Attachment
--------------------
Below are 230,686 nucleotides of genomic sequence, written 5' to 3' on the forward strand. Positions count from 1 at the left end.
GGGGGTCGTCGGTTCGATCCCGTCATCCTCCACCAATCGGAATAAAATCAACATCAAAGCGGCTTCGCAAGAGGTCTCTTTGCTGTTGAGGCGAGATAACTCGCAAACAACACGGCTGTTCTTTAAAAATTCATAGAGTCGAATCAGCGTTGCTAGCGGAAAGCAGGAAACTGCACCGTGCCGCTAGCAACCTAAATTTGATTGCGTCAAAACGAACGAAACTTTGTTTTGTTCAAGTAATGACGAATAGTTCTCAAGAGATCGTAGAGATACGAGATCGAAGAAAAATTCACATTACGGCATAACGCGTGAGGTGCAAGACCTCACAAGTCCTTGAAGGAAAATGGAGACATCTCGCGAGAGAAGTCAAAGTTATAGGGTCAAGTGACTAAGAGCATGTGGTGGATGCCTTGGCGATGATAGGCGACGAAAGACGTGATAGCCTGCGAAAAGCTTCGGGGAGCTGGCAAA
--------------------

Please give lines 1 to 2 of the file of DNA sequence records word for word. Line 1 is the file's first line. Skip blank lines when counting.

Below are 230,686 nucleotides of genomic sequence, written 5' to 3' on the forward strand. Positions count from 1 at the left end.
GGGGGTCGTCGGTTCGATCCCGTCATCCTCCACCAATCGGAATAAAATCAACATCAAAGCGGCTTCGCAAGAGGTCTCTTTGCTGTTGAGGCGAGATAACTCGCAAACAACACGGCTGTTCTTTAAAAATTCATAGAGTCGAATCAGCGTTGCTAGCGGAAAGCAGGAAACTGCACCGTGCCGCTAGCAACCTAAATTTGATTGCGTCAAAACGAACGAAACTTTGTTTTGTTCAAGTAATGACGAATAGTTCTCAAGAGATCGTAGAGATACGAGATCGAAGAAAAATTCACATTACGGCATAACGCGTGAGGTGCAAGACCTCACAAGTCCTTGAAGGAAAATGGAGACATCTCGCGAGAGAAGTCAAAGTTATAGGGTCAAGTGACTAAGAGCATGTGGTGGATGCCTTGGCGATGATAGGCGACGAAAGACGTGATAGCCTGCGAAAAGCTTCGGGGAGCTGGCAAA